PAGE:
Arizona-based startup Local Motors has created a 3D-printed, self-driving bus that can carry up to twelve people. The bus is named Olli, and it’s designed to serve as an on-demand transportation option. Like human-helmed cars from Uber or Lyft, Olli would arrive to pick up riders after being summoned by a mobile app. Unlike other autonomous vehicle projects from Google and others, which are expected to be available to the public several years in the future, Olli is ready to hit the streets as soon as regulations allow for it. While Olli has no human driver, IBM has volunteered the services of its flagship artificial intelligence system Watson to serve as a friendly interface between riders and the vehicle.
“The technology has been ready—fielding it is what has been hard,” says Local Motors co-founder and chief executive John Rogers. “Local Motors is about selling into the markets that are ready now.” This quick roll-out is facilitated by Olli’s unique assembly through locally based 3D printing shops. “We hope to be able to print this vehicle in about 10 hours and assemble it in another hour,” says Rogers. The company anticipates the eventual establishment of hundreds of micro-factories across the globe, ready to produce Olli buses uniquely suited to local needs.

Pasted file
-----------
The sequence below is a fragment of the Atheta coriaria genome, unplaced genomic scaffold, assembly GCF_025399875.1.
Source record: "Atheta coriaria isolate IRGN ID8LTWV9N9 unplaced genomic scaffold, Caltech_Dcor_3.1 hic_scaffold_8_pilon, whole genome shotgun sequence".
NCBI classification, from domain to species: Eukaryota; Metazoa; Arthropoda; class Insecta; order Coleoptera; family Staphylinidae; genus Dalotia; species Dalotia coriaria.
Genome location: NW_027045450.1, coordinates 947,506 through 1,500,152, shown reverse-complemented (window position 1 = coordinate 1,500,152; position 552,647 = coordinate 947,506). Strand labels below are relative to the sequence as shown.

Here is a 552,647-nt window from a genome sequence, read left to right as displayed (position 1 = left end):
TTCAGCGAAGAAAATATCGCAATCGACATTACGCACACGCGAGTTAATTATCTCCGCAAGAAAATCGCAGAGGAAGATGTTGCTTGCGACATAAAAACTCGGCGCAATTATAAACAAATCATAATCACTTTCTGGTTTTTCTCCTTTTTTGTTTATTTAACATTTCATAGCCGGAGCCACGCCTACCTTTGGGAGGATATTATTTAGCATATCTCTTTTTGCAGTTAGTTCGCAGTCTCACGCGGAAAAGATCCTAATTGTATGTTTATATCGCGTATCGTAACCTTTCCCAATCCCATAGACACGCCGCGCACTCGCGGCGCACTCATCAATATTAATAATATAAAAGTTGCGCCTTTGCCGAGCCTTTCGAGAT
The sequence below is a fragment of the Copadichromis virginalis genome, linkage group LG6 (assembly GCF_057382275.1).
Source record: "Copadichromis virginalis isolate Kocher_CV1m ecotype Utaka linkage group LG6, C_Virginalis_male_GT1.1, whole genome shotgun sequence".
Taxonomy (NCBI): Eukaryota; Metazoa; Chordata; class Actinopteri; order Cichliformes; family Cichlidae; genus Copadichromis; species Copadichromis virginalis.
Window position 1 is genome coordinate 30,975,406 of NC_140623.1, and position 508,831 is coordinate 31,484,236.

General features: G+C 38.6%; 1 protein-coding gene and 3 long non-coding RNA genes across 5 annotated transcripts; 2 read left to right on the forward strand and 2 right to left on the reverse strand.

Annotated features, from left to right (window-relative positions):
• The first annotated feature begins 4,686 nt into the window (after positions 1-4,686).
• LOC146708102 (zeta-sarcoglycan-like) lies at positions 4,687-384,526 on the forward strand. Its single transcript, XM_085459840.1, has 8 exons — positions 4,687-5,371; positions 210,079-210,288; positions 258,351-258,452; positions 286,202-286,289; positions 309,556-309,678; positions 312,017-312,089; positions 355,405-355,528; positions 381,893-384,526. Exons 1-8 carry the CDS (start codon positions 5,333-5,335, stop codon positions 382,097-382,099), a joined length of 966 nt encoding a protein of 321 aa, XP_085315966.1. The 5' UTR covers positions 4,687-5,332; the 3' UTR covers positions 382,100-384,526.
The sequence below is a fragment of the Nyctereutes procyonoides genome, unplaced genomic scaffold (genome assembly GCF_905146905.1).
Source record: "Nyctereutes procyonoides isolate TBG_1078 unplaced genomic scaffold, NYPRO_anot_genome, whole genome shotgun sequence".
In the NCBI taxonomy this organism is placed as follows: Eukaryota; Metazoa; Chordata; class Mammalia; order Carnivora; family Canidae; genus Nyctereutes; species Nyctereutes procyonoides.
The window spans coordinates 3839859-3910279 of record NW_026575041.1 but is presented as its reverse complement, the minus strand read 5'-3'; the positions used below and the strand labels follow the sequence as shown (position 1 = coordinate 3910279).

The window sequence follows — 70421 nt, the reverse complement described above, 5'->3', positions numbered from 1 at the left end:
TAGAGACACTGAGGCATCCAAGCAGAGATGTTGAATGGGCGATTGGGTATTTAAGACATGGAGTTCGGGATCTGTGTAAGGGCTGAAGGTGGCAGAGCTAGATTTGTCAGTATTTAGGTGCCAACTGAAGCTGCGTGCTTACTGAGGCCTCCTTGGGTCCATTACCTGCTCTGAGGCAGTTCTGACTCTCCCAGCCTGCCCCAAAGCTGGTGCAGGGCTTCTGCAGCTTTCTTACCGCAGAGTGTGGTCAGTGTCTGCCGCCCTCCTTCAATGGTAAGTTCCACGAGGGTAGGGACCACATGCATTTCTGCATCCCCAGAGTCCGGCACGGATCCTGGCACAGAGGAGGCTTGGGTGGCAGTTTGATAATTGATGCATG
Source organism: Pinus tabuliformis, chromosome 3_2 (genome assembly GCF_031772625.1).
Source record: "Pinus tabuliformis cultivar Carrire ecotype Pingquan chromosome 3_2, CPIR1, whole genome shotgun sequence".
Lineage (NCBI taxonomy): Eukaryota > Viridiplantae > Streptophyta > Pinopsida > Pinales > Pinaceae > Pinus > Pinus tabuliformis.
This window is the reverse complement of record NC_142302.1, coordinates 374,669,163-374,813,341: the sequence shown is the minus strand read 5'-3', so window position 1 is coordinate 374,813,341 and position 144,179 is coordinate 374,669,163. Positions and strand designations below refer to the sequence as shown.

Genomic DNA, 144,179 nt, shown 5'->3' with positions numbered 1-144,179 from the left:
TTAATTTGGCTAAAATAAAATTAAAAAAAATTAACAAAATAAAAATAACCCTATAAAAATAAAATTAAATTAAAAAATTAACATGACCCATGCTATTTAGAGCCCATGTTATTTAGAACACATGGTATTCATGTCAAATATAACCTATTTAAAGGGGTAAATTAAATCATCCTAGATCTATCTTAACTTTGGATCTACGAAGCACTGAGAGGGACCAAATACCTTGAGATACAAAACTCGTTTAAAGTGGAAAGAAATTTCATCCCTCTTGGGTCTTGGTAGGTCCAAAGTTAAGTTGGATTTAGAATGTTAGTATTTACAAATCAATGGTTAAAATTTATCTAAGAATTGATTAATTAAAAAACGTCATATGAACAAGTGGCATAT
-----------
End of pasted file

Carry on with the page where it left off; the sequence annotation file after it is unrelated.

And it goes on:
Olli’s driving is guided by a computer system designed by Local Motors and several partners. While IBM is not involved in this process, the tech giant provides the user interface system, powered by Watson. “Watson is bringing an understanding to the vehicle,” says Bret Greenstein of IBM. “A vehicle that understands human language, where you can walk in and say, ‘I’d like to get to work,’ that lets you as a passenger relax and enjoy your journey.” Local Motors and IBM believe that Watson’s “human” touch will allow riders to build a relationship with the artificially intelligent Olli. Local Motors is now in discussions with dozens of cities in at least 50 countries which are interested in bringing Olli to their streets.
Images via Local Motors